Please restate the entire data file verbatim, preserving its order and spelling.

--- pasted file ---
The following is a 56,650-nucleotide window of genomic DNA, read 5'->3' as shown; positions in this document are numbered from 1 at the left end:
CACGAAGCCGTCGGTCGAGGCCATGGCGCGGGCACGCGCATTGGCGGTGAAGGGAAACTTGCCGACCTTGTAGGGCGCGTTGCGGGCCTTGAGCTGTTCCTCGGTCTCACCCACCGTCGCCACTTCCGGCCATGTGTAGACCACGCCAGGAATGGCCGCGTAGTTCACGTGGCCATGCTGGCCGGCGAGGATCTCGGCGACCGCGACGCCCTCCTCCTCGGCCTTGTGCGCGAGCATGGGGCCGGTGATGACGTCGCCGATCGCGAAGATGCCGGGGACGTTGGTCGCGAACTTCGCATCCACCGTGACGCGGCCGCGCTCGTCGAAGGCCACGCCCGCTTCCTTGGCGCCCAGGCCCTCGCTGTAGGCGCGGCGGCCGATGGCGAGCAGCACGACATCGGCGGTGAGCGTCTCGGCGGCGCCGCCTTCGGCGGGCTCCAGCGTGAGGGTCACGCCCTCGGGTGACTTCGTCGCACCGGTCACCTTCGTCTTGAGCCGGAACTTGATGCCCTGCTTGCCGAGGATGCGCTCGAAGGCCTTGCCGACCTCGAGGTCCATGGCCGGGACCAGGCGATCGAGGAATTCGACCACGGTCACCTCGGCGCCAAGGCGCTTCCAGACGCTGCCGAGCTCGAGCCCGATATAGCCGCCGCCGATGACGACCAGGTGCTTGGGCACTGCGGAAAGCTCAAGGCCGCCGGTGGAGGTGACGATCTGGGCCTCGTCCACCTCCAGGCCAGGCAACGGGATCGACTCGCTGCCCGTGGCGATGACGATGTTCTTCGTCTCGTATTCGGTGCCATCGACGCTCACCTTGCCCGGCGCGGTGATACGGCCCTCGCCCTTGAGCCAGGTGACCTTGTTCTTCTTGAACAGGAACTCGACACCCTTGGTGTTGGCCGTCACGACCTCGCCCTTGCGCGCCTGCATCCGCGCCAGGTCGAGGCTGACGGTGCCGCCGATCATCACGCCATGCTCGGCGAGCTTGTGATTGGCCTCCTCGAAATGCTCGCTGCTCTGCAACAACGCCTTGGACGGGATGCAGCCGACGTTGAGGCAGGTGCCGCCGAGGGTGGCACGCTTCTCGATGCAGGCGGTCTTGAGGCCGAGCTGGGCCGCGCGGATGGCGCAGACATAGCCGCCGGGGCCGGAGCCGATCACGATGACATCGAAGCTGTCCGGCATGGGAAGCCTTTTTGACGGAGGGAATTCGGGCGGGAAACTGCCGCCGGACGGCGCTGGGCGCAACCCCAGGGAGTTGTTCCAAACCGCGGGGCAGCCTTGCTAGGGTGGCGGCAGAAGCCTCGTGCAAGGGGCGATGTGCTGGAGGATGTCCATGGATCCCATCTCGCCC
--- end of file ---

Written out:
The following is a 56,650-nucleotide window of genomic DNA, read 5'->3' as shown; positions in this document are numbered from 1 at the left end:
CACGAAGCCGTCGGTCGAGGCCATGGCGCGGGCACGCGCATTGGCGGTGAAGGGAAACTTGCCGACCTTGTAGGGCGCGTTGCGGGCCTTGAGCTGTTCCTCGGTCTCACCCACCGTCGCCACTTCCGGCCATGTGTAGACCACGCCAGGAATGGCCGCGTAGTTCACGTGGCCATGCTGGCCGGCGAGGATCTCGGCGACCGCGACGCCCTCCTCCTCGGCCTTGTGCGCGAGCATGGGGCCGGTGATGACGTCGCCGATCGCGAAGATGCCGGGGACGTTGGTCGCGAACTTCGCATCCACCGTGACGCGGCCGCGCTCGTCGAAGGCCACGCCCGCTTCCTTGGCGCCCAGGCCCTCGCTGTAGGCGCGGCGGCCGATGGCGAGCAGCACGACATCGGCGGTGAGCGTCTCGGCGGCGCCGCCTTCGGCGGGCTCCAGCGTGAGGGTCACGCCCTCGGGTGACTTCGTCGCACCGGTCACCTTCGTCTTGAGCCGGAACTTGATGCCCTGCTTGCCGAGGATGCGCTCGAAGGCCTTGCCGACCTCGAGGTCCATGGCCGGGACCAGGCGATCGAGGAATTCGACCACGGTCACCTCGGCGCCAAGGCGCTTCCAGACGCTGCCGAGCTCGAGCCCGATATAGCCGCCGCCGATGACGACCAGGTGCTTGGGCACTGCGGAAAGCTCAAGGCCGCCGGTGGAGGTGACGATCTGGGCCTCGTCCACCTCCAGGCCAGGCAACGGGATCGACTCGCTGCCCGTGGCGATGACGATGTTCTTCGTCTCGTATTCGGTGCCATCGACGCTCACCTTGCCCGGCGCGGTGATACGGCCCTCGCCCTTGAGCCAGGTGACCTTGTTCTTCTTGAACAGGAACTCGACACCCTTGGTGTTGGCCGTCACGACCTCGCCCTTGCGCGCCTGCATCCGCGCCAGGTCGAGGCTGACGGTGCCGCCGATCATCACGCCATGCTCGGCGAGCTTGTGATTGGCCTCCTCGAAATGCTCGCTGCTCTGCAACAACGCCTTGGACGGGATGCAGCCGACGTTGAGGCAGGTGCCGCCGAGGGTGGCACGCTTCTCGATGCAGGCGGTCTTGAGGCCGAGCTGGGCCGCGCGGATGGCGCAGACATAGCCGCCGGGGCCGGAGCCGATCACGATGACATCGAAGCTGTCCGGCATGGGAAGCCTTTTTGACGGAGGGAATTCGGGCGGGAAACTGCCGCCGGACGGCGCTGGGCGCAACCCCAGGGAGTTGTTCCAAACCGCGGGGCAGCCTTGCTAGGGTGGCGGCAGAAGCCTCGTGCAAGGGGCGATGTGCTGGAGGATGTCCATGGATCCCATCTCGCCC